How Antihistamines Work

For millions of us allergy sufferers, antihistamines ease the annoying discomfort accompanying allergic reactions. Being an allergy sufferer myself, through the decades I have taken both over-the-counter and prescription antihistamines, some of which have been discontinued. Allergic reaction symptoms include nasal congestion, sneezing, coughing, headache, and itching indicating sensitization to certain allergens such as pollen, mold, dust, or insect venom. Repeated exposure results in allergic reactions due to antigen-antibody interactions.

First, antigens come into contact with lung, gastrointestinal tract, and/or skin tissue, and enter into the bloodstream. Next, mast cells and white blood cells misidentify these as invaders and inappropriately respond by releasing histamines causing tissue injury. The severity of the allergic reaction is directly proportional to the amount of histamine released.

Histamines dilate small blood vessels and capillaries, but contract smooth muscles. Responses include decreased blood pressure, increased heart rate, difficulty breathing, constipation or diarrhea, heartburn and nausea, and proteins and fluids leaking from capillaries. Nasal mucous membrane capillaries leaking, result in nasal congestion. Skin capillaries leaking produce hives and swelling resulting in pain and itching.

Thankfully all antihistamines block most of histamines effects by competing at histamine receptor sites thereby preventing them from producing an effect on the tissues. Antihistamine drugs prevent, but can’t reverse, histamine responses. Some of the general uses of antihistamines include relief from nausea and vomiting, relief from motion sickness, and relief from coughs. Usually antihistamines are administered orally since they are well absorbed in the intestinal tract, or topically, although a few can be given intravenously. To maintain a therapeutic dose, these medicines are given two to four times per day because the liver rapidly metabolizes them.

First generation antihistamines, which can be used interchangeably, include chloropheniramine (Chlortrimeton®), diphenhydramine (Benadryl®), and promethazine (Phenergan®). Some of the side effects include nose and mouth dryness, and drowsiness. Some antihistamines are also used as local anesthetics because they depress sensor nerve activity. When taking these antihistamines, it is advisable to not drive or perform hazardous tasks, and not to use alcohol or other drugs.

Second generation antihistamines include cetirizine (Zyrtec®), and Loratidine (Claritin®), and third generation antihistamines include fexofenadine (Allegra®), claim to be more selective for histamine receptors and cause less drying or sedating. However, these are contraindicated in patients with hepatic dysfunction, and when taking certain antifungal, antibiotic, and serotonin release inhibitors due to unfortunate deaths. My personal experience with these antihistamines is I did not find the relief I needed.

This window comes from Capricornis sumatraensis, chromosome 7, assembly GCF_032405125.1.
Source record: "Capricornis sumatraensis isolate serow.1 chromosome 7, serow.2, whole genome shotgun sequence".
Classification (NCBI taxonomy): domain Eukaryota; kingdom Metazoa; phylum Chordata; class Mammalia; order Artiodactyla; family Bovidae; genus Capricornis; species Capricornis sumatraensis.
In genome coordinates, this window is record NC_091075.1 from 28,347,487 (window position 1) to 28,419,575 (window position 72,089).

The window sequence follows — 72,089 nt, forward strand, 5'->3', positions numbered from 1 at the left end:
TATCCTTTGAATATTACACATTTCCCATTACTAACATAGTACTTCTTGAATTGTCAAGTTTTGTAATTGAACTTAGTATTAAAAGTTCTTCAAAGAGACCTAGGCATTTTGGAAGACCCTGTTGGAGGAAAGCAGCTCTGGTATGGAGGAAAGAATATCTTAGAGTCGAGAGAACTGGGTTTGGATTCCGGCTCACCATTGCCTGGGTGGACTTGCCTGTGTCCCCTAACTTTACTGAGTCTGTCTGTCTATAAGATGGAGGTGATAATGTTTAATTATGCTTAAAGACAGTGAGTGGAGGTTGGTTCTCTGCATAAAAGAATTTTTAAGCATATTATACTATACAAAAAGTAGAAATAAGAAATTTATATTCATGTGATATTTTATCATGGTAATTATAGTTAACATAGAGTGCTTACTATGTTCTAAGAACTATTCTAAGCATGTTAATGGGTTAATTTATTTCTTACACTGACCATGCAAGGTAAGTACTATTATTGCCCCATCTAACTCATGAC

Because of the sedative effect, antihistamines are used in sleep aids like Nytol®, or Tylenol PM®. Because of the drying effect, antihistamines are found in over

Are Natural Antihistamines Effective?

The pollen count this year has been astronomically high, causing allergic flare-ups from coast-to-coast. Dust and pollen are being breathed in abundance, antigonizing and triggering the human body’s defensive production of histamine. Histamine is a naturally produced chemical that attacks and destroys invading substances that it perceives to be bacteria or allergens, like dust and pollen.

And though the production of histamine is there to protect you, the body can over-produce it. Too much histamine causes some inflammation in the nasal and sinus cavities, leading to allergic reactions like sneezing, runny noses, congestion and itchy eyes, sending people running to drug stores for relief. They want an effective histamine blocker to stop their allergy symptoms. They want an antihistimine.

Shouldn’t you be using natural antihistamines?

As you know, there are literally dozens of antihistamines on the market, all proclaiming that theirs is the best product out there. Two market leaders, Claritin and Benadryl, make millions on their respective antihistamine products, and they certainly work to an extent. But there are many side effects to these manmade products that you should be aware of.

For instance, the main active ingredient in Claritin is loratadine, and as shown in studies, it can be linked to jaundice, seizures, heart palpitations, drowsiness, headache, blurred vision and headache. The main active ingredient in Benadryl is diphenhydramine hydrochloride and the list of side effects is just as long, and just as daunting. Obviously, these antihistamines work for the majority of users, because they are successful commercial brands. But what if you are one of the people who has a negative reaction to loratadine or diphenhydramine hydrochloride?

Time to consider using natural antihistamines